Lancaster UCU yet to meet to decide on ‘next steps’ regarding UCU strike
The University and College Union has announced strike action to take place this academic year
Lancaster UCU is yet to confirm whether it will be participating in UCU strike action, set to take place this academic year.
This follows a UCU announcement that following two “historic national ballots”, UCU staff will once again be given the opportunity to strike.
The ballots were held over pay and working conditions and cuts to pensions, with eight out of 10 voters in favour of the strike action. The UCU said that the overwhelming majority shows the “anger felt by university staff.”
This gives the opportunity to strike to over 70,000 lecturers 150 universities.
This year’s strike action aims to achieve a meaningful pay rise during the cost-of-living crisis, in contrast to the three per cent rise many staff were offered. The UCU also hopes to regain the 35 per cent cut made to pensions.
The union claims that given the £41.1billion income made by the university sector last year, “it can more than afford to meet staff demands.”
When contacted for comment on whether they will be joining the strikes this year, Lancaster UCU said: “All we can say is that the democratic organs of decision making of our union still have to meet to decide on next steps. We’ll post announcements as soon as we get the info.”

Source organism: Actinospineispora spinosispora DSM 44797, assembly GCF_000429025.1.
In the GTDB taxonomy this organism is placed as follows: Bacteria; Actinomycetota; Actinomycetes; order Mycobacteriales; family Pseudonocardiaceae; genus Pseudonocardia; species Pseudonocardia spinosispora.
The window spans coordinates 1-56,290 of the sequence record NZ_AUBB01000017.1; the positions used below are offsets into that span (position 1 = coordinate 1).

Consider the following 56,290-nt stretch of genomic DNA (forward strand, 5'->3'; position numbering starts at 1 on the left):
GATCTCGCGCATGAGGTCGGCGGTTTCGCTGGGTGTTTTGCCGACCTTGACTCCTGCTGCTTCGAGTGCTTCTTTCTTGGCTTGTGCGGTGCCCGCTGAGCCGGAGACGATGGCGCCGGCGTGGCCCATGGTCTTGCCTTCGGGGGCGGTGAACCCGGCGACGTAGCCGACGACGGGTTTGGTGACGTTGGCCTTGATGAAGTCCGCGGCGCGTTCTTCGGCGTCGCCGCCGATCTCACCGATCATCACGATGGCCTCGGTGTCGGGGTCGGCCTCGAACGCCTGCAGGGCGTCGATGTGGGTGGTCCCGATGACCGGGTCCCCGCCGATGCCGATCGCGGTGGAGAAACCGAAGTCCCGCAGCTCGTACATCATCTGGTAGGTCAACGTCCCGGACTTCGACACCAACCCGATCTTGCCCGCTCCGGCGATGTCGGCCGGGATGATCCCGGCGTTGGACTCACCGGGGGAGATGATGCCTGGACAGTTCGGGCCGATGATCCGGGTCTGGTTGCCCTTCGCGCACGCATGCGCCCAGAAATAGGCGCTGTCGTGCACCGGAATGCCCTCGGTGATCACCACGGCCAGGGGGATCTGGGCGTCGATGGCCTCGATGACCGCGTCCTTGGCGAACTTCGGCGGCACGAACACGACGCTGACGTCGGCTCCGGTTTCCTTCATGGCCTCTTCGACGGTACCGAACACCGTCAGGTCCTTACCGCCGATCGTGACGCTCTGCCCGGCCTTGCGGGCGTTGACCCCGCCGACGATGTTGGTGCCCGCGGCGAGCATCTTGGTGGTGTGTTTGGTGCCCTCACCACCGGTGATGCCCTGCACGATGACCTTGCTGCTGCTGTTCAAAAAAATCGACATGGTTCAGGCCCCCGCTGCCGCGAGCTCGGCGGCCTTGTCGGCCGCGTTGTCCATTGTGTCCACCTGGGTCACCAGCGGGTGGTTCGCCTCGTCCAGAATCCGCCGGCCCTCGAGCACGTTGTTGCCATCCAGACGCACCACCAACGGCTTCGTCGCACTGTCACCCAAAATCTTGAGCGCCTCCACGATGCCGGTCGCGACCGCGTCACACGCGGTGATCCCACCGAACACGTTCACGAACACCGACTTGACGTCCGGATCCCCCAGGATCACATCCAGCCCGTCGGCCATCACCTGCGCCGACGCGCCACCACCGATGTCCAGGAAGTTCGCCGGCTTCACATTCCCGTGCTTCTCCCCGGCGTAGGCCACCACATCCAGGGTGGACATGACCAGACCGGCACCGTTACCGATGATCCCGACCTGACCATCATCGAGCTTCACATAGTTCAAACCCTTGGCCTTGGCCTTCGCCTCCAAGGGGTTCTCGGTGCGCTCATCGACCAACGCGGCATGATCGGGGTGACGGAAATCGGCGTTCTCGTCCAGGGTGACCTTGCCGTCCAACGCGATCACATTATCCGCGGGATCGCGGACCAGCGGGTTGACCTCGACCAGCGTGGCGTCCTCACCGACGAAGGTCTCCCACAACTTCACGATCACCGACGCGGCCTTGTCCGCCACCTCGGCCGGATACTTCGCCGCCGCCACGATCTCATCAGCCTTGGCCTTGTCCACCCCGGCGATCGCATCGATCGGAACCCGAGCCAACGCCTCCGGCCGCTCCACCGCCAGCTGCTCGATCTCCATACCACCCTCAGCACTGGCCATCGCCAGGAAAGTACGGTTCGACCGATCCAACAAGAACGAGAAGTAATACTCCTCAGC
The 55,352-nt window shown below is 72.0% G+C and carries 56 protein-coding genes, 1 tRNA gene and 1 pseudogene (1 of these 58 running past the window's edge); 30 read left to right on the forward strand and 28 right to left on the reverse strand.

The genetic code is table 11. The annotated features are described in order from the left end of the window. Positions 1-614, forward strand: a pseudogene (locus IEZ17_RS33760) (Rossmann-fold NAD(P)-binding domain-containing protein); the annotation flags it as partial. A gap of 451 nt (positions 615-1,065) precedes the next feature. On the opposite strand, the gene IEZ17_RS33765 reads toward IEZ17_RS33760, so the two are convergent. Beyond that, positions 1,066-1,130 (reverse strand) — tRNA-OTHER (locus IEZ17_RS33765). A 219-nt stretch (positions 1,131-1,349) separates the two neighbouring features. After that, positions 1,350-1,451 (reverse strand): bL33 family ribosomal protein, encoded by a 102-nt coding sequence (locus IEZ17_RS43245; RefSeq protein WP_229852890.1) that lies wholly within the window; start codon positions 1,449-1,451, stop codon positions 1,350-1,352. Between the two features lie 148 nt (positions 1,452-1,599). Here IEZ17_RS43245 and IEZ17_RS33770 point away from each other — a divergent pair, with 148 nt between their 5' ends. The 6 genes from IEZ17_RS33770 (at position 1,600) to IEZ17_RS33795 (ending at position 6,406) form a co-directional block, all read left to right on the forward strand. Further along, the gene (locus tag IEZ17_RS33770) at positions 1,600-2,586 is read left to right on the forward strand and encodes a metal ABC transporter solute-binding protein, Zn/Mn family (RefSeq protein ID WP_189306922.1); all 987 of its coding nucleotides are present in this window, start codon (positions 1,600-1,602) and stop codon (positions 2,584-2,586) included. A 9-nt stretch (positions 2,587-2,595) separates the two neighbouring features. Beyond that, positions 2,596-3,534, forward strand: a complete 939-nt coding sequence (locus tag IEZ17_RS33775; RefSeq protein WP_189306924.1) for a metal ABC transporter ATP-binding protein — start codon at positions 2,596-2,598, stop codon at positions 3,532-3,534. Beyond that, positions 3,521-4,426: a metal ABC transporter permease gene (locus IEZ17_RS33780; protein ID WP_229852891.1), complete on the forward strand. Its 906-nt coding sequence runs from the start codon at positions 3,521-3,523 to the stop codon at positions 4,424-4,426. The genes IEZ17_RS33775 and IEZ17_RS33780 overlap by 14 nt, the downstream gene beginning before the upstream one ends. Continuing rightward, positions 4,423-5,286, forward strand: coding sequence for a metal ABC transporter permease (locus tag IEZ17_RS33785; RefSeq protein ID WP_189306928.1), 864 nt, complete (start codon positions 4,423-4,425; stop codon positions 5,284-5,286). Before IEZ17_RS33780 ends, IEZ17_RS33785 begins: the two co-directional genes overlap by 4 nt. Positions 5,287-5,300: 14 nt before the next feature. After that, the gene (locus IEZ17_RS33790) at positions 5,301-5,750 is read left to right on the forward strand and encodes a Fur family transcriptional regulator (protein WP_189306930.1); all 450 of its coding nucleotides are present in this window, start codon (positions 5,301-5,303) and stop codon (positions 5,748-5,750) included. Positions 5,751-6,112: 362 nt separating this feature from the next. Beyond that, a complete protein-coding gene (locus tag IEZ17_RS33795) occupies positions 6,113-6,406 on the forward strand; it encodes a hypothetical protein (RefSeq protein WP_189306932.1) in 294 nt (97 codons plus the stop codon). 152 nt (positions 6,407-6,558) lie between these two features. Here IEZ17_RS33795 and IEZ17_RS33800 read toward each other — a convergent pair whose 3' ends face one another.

On 3rd November, the UCU higher education committee will meet to “decide the next steps” that will be taken “to pressure employers to begin meaningful negotiations.”
Lancaster University UCU has previously participated in three rounds of strike action during the academic year 2021/22.
UCU general secretary Jo Grady said: ‘Today history has been made by our members in universities, who in huge numbers have delivered an unprecedented mandate for strike action. The vice chancellors who run universities have repeatedly and in a coordinated fashion come after our members.”
She states that it is now “150 bosses against 70,000 university workers”, and that they are “ready and willing to bring the entire sector to a standstill” provided that serious negotiations are not implemented soon.
After highlighting the crucial work of university staff and that they will no longer accept “falling pay, insecure employment and attacks on pensions.”
Jo concluded: “They know their power and are ready to take back what is theirs from a sector raking in tens of billions of pounds.”